In the latest move to unclog the credit markets, the Fed said today that it's providing help for money market funds. (That's on top of the Treasury's guarantee to insure money market funds that pay a fee.)
Money market funds have been strained by investors cashing out and moving their money into government IOUs, which pay less but guarantee safety. The funds have had a tough time selling assets to satisfy redemption requests from investors, the Fed said in a statement. About $500 billion has flowed out of prime money market funds since August, according to Bloomberg.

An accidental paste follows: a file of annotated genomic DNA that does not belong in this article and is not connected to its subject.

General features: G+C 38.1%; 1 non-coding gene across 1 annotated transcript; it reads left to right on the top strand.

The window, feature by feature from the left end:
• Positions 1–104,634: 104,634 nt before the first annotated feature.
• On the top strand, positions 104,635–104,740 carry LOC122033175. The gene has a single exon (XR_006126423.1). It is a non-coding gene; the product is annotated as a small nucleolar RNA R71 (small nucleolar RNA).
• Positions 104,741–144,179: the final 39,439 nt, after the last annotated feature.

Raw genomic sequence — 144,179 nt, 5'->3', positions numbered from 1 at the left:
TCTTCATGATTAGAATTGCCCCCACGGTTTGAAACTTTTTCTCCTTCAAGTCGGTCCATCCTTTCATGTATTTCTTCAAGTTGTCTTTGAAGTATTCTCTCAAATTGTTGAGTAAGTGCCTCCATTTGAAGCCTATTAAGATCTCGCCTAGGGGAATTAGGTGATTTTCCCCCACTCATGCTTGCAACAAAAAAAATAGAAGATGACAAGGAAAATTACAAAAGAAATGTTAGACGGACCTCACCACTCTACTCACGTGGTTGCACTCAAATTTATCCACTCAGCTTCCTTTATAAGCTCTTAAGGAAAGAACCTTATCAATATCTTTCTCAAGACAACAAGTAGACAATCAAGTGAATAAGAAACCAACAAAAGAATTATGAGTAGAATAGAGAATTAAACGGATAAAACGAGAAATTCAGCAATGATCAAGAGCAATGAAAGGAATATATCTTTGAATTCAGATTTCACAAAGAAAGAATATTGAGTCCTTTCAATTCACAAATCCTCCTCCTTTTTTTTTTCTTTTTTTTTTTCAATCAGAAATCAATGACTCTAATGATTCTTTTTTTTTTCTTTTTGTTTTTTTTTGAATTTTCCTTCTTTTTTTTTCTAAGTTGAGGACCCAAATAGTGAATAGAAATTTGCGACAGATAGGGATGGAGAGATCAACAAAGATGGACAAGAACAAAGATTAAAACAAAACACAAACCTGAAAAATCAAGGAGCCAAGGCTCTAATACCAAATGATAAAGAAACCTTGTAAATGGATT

To help money market funds meet redemptions, the Fed is setting up the Money Market Investor Funding Facility, which will be made up of five units run by JPMorgan Chase & Co. These units will buy money market instruments (such as certificates of deposit and bank notes) held by money market funds. By facilitating the sales of these instruments in the secondary market, the MMIFF "should improve the liquidity position of money market investors, thus increasing their ability to meet any further redemption requests and their willingness to invest in money market instruments," the Fed said. In other words, don't lose confidence in money market funds.